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Guidelines for Managing Eczema

Eczema (also known as dermatitis) is a dry skin condition. It is a highly individual condition which varies from person to person and comes in many different forms. It is not contagious so you cannot catch it from someone else.

In mild cases of eczema, the skin is dry, scaly, red and itchy. In more severe cases there may be weeping, crusting and bleeding. Constant scratching causes the skin to split and bleed and also leaves it open to infection. In severe cases, it may be helpful and reassuring for all concerned if a Care Plan is completed.

Eczema affects people of all ages but is primarily seen in children. In the UK, one in five children have eczema.

Atopic eczema is the most common form. We still do not know exactly why atopic eczema develops in some people. Research shows a combination of factors play a part including genetics (hereditary) and the environment. Atopic eczema can flare up and then calm down for a time, but the skin tends to remain dry and itchy between flare ups. The skin is dry and reddened and may be very itchy, scaly and cracked. The itchiness of eczema can be unbearable, leading to sleep loss, frustration, poor concentration, stress and depression.

There is currently no cure for eczema but maintaining a good skin care routine and learning what triggers a pupil’s eczema can help maintain the condition successfully, although there will be times when the trigger is not clear. Keeping skin moisturised using emollients (medical moisturisers) is key to managing all types of eczema with topical steroids commonly used to bring flare ups under control.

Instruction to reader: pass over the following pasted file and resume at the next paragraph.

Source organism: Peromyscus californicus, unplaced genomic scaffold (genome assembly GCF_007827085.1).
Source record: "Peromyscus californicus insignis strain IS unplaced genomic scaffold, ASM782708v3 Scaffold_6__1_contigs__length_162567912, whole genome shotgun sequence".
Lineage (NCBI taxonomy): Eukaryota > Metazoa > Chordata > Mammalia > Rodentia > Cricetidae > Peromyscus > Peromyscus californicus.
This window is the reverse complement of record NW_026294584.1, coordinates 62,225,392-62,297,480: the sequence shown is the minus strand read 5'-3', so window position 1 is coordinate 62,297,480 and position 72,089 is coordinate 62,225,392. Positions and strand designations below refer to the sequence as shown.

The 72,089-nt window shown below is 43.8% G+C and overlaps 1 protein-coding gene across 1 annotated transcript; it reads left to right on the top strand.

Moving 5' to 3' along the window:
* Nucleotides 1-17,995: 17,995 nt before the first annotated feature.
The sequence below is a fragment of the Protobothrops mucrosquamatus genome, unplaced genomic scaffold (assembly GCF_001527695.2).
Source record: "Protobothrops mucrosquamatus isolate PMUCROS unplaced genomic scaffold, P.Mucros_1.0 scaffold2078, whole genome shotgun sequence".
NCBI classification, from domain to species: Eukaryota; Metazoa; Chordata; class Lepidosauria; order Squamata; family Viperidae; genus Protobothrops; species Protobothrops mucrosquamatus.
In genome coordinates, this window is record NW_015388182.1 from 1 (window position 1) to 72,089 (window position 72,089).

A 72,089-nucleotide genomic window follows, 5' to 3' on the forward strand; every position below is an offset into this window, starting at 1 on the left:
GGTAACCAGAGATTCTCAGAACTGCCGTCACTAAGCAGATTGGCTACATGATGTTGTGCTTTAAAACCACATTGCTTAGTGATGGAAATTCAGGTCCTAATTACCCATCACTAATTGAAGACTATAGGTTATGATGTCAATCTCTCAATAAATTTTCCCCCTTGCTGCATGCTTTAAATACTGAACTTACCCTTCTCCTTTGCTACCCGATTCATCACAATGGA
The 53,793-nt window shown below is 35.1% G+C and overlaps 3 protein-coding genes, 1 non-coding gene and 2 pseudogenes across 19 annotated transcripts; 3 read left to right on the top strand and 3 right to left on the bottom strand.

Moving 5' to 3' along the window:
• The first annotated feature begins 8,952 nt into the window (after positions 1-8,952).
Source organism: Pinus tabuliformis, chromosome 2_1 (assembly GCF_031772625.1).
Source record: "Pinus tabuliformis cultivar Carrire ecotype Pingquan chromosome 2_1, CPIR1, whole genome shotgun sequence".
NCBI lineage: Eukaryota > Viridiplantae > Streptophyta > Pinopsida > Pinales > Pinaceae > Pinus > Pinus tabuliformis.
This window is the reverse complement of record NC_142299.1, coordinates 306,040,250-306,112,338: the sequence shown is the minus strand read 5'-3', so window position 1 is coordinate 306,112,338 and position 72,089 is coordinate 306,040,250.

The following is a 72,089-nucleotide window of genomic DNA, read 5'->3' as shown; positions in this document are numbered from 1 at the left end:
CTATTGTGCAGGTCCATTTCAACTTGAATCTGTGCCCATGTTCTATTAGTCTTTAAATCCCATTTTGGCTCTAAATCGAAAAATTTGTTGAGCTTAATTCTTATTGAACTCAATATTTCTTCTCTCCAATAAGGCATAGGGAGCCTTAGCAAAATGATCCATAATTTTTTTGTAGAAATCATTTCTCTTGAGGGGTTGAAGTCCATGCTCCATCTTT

Common problems:

  • Dealing with allergies and irritants e.g. pets, dust, pollen, certain soaps and washing powders;
  • Food allergies can create problems with lunches and the cook having to monitor carefully what the child eats;
  • Needing to use a special cleaner rather than the school/setting soap, they may also need to use cotton towels as paper towels can cause a problem;
  • Changes in temperature can exacerbate the condition, getting too hot (sitting by a sunny window) or too cold (during PE in the playground);
  • Wearing woolly jumpers, school uniforms (especially if it is not cotton) and football kits can all exacerbate eczema;
  • Applying creams, a need for extra time and privacy;
  • Needing to wear bandages or cotton gloves to protect their skin;
  • If the eczema cracks they may not be able to hold a pen;
  • Eczema may become so bad that the child is in pain or is absent, due to lack of sleep, pain or hospital visits;
  • Sleep problems are very common. A nice warm cosy bed can lead to itching and therefore lack of sleep;
  • Grumpiness and lack of concentration can result due to tiredness.